The late 90’s were the apotheosis of magazine publishing, but no one knew so then. A young writer by the name of David Foster Wallace would announce himself via his huge (literally and figuratively) novel Infinite Jest, along the way publishing an essay labeling Norman Mailer, John Updike, and Philip Roth–three then-still-powerhouses of American fiction–as narcissistic misogynists. It was in this changing but still largely man’s world that Adrienne Miller found herself in the role of fiction editor for Esquire magazine. Miller was smart, young, and pretty, with ideas about the new directions in American writing Wallace and other emerging authors represented. The men she worked for, with, and around had ideas too. Not all of them had to do with literature.
In the Land of Men, A Memoir is Miller’s account of the decade (almost) she spent in her dream job, before the internet, too, began to change almost everything. Miller tells a large part of her story through the lens of her relationship with Wallace, as she edited or attempted to edit stories of his the magazine agreed to publish, not an easy job in any era. Meanwhile, both were sinking deeper into a relationship Miller felt and knew was unprofessional and inappropriate. Wallace arrived with his own reputation for harboring troubling attitudes toward women, complicating things for Miller even more.
Miller is an excellent writer and presumably a fine editor, but a few questionable judgments seem to have snuck through. “That was all I wanted to do–to be with and be in love with David. But love, with him, was a danger, the biggest danger there was.” Given Miller’s overall fine prose style, this rather purple passage cries out for Ye Olde Red Pen. Miller agrees that the work of Updike and others justifies their misogynistic label, only to state later “The novelist is not responsible for the views of his characters though.” The debate is longstanding, but I’m not sure one can have it both ways. Anyway, I would expect a good editor to have caught this apparent contradiction, yet the book makes no attempt to resolve or even acknowledge it.
Parenthetical material and rhetorical questions are frequently employed, as if to raise points warranting deeper discussion while avoiding having that discussion:
- “I ought to read aesthetically, not morally, yes?”
- “Or was it that these men felt comfortable enough with me to be the brutes they actually were?”
- (Note: Rachel Archambault was not this person’s name, but it definitely could have been. (??))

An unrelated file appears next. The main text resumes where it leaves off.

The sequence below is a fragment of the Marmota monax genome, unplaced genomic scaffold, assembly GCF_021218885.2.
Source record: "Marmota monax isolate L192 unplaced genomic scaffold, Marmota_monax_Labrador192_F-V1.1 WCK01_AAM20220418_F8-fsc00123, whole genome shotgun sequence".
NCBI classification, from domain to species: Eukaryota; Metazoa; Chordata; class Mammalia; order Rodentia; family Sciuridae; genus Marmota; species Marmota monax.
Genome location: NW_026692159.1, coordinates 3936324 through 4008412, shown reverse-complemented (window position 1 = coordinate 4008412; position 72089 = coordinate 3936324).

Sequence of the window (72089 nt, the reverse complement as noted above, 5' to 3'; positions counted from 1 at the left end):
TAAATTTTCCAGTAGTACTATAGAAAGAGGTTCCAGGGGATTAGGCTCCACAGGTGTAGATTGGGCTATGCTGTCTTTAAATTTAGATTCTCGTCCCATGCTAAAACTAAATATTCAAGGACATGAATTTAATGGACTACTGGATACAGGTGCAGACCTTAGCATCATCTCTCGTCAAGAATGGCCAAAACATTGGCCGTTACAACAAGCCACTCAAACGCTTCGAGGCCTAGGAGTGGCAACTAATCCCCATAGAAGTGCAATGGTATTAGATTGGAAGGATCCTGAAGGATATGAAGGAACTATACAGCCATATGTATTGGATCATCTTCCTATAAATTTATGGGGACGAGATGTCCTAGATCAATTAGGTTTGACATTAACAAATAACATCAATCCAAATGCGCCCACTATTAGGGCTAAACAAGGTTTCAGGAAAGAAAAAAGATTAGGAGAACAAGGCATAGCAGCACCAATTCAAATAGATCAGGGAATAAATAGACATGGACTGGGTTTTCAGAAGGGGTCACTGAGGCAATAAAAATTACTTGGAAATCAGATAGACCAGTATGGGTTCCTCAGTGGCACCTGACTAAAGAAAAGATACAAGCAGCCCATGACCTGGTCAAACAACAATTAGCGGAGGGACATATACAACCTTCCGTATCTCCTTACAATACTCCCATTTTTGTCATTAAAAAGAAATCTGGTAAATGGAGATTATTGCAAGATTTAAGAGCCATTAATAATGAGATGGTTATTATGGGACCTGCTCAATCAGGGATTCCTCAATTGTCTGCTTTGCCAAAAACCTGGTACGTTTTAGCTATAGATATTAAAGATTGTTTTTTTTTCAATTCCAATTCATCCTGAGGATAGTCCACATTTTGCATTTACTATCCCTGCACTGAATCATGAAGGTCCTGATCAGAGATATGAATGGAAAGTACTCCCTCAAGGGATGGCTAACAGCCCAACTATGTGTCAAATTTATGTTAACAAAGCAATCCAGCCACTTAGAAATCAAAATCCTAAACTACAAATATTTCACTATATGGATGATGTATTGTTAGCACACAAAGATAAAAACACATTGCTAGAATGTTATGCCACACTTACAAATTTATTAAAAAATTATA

A few sentences are repeated as if aspiring to aphoristic status: When you get thrown back into who you are, you’d better have something there. These shorthand techniques are not objectionable on the surface. But once used, the dam can quickly break, never to be repaired. (Stephen King and John Irving anyone?)
Not all readers will find the world of magazines, authors, editors, and the inherent web of power structures fascinating, but if anything, I wanted more details on exactly that sort of thing. The story of Miller and Wallace’s affair, if that is not too strong a word, interested me less. And I wasn’t always sure what overall lesson Miller was aiming toward, if there was one. Despite these few caveats, though, when I put In the Land of Men down, I couldn’t wait to get back to reading it.
One other question seemed inescapable to me as I read: What would Wallace have thought of this book? Just reading Miller’s own account of Wallace as a person, I imagine he would have hated it, and I imagine Miller knows this too. Wallace has been gone over a decade though, making the timing of this story seem a bit odd. Perhaps Miller intended the story as her contribution to the Me Too movement, for what it’s worth. Or perhaps her lesson is simply that people have always been complicated. Certainly, she is far too generous, kind, and intelligent a writer to have intended the book as a simple vengeance tale. What it is, or seems to be, is a curious and fascinating mix of profile, memoir, manifesto, and confessional genres, one that does some measure of justice to all of them, even if the big picture is hard to pin down.
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